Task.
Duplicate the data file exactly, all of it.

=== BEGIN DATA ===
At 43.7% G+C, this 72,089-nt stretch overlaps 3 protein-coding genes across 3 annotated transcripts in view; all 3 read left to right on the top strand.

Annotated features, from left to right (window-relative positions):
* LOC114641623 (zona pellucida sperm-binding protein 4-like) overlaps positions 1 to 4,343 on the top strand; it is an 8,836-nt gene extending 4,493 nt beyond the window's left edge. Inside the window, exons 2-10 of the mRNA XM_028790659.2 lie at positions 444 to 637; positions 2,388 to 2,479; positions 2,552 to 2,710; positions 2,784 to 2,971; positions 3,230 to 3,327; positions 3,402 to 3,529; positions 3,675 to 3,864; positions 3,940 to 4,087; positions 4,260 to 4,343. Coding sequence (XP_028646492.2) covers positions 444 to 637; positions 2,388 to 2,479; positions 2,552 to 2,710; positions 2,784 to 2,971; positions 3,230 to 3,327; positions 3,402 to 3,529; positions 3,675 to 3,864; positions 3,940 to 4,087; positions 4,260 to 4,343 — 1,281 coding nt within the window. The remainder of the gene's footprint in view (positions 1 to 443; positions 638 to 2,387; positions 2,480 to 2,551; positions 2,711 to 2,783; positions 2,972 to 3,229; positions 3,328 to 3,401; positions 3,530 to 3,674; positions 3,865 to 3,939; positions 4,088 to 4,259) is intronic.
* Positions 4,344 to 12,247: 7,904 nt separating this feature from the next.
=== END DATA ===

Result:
At 43.7% G+C, this 72,089-nt stretch overlaps 3 protein-coding genes across 3 annotated transcripts in view; all 3 read left to right on the top strand.

Annotated features, from left to right (window-relative positions):
* LOC114641623 (zona pellucida sperm-binding protein 4-like) overlaps positions 1 to 4,343 on the top strand; it is an 8,836-nt gene extending 4,493 nt beyond the window's left edge. Inside the window, exons 2-10 of the mRNA XM_028790659.2 lie at positions 444 to 637; positions 2,388 to 2,479; positions 2,552 to 2,710; positions 2,784 to 2,971; positions 3,230 to 3,327; positions 3,402 to 3,529; positions 3,675 to 3,864; positions 3,940 to 4,087; positions 4,260 to 4,343. Coding sequence (XP_028646492.2) covers positions 444 to 637; positions 2,388 to 2,479; positions 2,552 to 2,710; positions 2,784 to 2,971; positions 3,230 to 3,327; positions 3,402 to 3,529; positions 3,675 to 3,864; positions 3,940 to 4,087; positions 4,260 to 4,343 — 1,281 coding nt within the window. The remainder of the gene's footprint in view (positions 1 to 443; positions 638 to 2,387; positions 2,480 to 2,551; positions 2,711 to 2,783; positions 2,972 to 3,229; positions 3,328 to 3,401; positions 3,530 to 3,674; positions 3,865 to 3,939; positions 4,088 to 4,259) is intronic.
* Positions 4,344 to 12,247: 7,904 nt separating this feature from the next.